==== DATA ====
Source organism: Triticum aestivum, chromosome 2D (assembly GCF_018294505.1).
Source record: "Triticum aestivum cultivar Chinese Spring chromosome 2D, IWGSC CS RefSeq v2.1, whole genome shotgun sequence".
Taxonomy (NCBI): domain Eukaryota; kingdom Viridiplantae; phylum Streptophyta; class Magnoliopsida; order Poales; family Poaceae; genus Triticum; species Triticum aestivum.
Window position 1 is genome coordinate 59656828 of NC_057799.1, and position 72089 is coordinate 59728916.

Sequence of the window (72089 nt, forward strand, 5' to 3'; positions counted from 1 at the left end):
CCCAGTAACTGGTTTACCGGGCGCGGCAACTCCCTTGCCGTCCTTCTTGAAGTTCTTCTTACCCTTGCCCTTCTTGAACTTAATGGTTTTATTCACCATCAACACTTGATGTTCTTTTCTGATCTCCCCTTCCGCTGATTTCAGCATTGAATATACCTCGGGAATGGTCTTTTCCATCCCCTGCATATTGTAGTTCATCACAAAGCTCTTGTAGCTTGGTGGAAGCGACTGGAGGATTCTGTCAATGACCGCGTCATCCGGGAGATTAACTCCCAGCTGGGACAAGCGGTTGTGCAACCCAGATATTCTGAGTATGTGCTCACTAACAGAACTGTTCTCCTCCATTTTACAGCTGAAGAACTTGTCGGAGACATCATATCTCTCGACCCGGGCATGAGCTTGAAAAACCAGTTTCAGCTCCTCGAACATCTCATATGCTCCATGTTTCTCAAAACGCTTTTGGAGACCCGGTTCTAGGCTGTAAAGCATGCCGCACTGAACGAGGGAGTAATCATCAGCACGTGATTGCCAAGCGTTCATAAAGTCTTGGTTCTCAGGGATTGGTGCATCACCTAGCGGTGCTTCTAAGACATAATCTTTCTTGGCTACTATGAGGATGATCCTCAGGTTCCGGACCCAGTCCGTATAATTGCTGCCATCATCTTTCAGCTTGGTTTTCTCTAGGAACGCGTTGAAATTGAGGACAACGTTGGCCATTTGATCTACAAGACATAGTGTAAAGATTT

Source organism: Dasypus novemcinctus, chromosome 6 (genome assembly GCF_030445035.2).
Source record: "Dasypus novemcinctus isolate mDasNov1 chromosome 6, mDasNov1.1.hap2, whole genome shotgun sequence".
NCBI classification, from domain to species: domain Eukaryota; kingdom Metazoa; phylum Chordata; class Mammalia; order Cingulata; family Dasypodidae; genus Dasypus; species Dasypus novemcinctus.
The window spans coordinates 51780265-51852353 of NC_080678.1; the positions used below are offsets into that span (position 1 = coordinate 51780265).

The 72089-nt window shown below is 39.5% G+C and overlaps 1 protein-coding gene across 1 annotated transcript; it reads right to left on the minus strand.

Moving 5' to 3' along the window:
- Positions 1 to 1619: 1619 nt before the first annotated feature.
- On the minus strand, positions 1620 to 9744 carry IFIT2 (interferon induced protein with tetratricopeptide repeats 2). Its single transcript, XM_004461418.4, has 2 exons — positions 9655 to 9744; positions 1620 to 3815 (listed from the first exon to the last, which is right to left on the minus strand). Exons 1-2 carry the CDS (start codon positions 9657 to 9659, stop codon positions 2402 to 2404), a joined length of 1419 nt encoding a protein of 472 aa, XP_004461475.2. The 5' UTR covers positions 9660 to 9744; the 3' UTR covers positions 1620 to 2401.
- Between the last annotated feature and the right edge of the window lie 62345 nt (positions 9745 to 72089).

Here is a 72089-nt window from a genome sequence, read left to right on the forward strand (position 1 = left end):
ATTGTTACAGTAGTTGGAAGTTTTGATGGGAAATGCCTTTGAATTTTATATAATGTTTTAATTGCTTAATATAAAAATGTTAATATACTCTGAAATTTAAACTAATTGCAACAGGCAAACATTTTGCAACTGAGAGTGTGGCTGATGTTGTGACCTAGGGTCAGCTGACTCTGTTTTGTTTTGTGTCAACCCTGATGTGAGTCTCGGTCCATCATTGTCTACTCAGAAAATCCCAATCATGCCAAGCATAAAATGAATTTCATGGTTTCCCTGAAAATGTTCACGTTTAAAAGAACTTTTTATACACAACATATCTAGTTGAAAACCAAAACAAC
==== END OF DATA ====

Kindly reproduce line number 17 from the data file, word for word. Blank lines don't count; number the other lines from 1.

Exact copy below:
ATTGTTACAGTAGTTGGAAGTTTTGATGGGAAATGCCTTTGAATTTTATATAATGTTTTAATTGCTTAATATAAAAATGTTAATATACTCTGAAATTTAAACTAATTGCAACAGGCAAACATTTTGCAACTGAGAGTGTGGCTGATGTTGTGACCTAGGGTCAGCTGACTCTGTTTTGTTTTGTGTCAACCCTGATGTGAGTCTCGGTCCATCATTGTCTACTCAGAAAATCCCAATCATGCCAAGCATAAAATGAATTTCATGGTTTCCCTGAAAATGTTCACGTTTAAAAGAACTTTTTATACACAACATATCTAGTTGAAAACCAAAACAAC